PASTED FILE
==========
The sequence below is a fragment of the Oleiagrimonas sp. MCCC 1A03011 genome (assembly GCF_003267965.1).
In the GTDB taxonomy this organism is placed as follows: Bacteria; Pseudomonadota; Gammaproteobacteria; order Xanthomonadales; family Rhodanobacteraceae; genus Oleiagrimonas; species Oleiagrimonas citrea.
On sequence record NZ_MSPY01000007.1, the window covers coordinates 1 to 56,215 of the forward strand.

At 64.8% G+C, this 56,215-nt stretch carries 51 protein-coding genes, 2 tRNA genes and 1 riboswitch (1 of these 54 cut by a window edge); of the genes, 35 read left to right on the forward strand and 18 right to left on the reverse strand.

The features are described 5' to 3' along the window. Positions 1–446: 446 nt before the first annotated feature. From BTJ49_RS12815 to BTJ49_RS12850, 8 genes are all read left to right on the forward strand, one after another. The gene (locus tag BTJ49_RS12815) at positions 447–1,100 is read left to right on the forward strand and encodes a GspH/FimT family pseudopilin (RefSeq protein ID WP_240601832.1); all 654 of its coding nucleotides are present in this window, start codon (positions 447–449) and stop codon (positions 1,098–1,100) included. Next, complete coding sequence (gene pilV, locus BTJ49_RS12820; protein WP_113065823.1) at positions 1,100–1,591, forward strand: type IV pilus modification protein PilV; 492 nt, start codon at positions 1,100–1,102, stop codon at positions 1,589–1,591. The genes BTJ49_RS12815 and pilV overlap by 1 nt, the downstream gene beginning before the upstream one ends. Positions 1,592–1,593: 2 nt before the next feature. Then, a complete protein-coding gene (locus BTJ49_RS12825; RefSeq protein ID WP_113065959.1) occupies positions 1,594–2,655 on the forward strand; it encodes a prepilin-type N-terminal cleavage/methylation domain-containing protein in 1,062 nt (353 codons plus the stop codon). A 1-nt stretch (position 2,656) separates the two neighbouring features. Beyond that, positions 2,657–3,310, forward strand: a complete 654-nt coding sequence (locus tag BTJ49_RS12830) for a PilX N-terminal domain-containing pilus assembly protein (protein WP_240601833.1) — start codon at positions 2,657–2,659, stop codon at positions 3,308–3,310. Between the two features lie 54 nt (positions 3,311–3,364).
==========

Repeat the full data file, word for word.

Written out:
The sequence below is a fragment of the Oleiagrimonas sp. MCCC 1A03011 genome (assembly GCF_003267965.1).
In the GTDB taxonomy this organism is placed as follows: Bacteria; Pseudomonadota; Gammaproteobacteria; order Xanthomonadales; family Rhodanobacteraceae; genus Oleiagrimonas; species Oleiagrimonas citrea.
On sequence record NZ_MSPY01000007.1, the window covers coordinates 1 to 56,215 of the forward strand.

At 64.8% G+C, this 56,215-nt stretch carries 51 protein-coding genes, 2 tRNA genes and 1 riboswitch (1 of these 54 cut by a window edge); of the genes, 35 read left to right on the forward strand and 18 right to left on the reverse strand.

The features are described 5' to 3' along the window. Positions 1–446: 446 nt before the first annotated feature. From BTJ49_RS12815 to BTJ49_RS12850, 8 genes are all read left to right on the forward strand, one after another. The gene (locus tag BTJ49_RS12815) at positions 447–1,100 is read left to right on the forward strand and encodes a GspH/FimT family pseudopilin (RefSeq protein ID WP_240601832.1); all 654 of its coding nucleotides are present in this window, start codon (positions 447–449) and stop codon (positions 1,098–1,100) included. Next, complete coding sequence (gene pilV, locus BTJ49_RS12820; protein WP_113065823.1) at positions 1,100–1,591, forward strand: type IV pilus modification protein PilV; 492 nt, start codon at positions 1,100–1,102, stop codon at positions 1,589–1,591. The genes BTJ49_RS12815 and pilV overlap by 1 nt, the downstream gene beginning before the upstream one ends. Positions 1,592–1,593: 2 nt before the next feature. Then, a complete protein-coding gene (locus BTJ49_RS12825; RefSeq protein ID WP_113065959.1) occupies positions 1,594–2,655 on the forward strand; it encodes a prepilin-type N-terminal cleavage/methylation domain-containing protein in 1,062 nt (353 codons plus the stop codon). A 1-nt stretch (position 2,656) separates the two neighbouring features. Beyond that, positions 2,657–3,310, forward strand: a complete 654-nt coding sequence (locus tag BTJ49_RS12830) for a PilX N-terminal domain-containing pilus assembly protein (protein WP_240601833.1) — start codon at positions 2,657–2,659, stop codon at positions 3,308–3,310. Between the two features lie 54 nt (positions 3,311–3,364).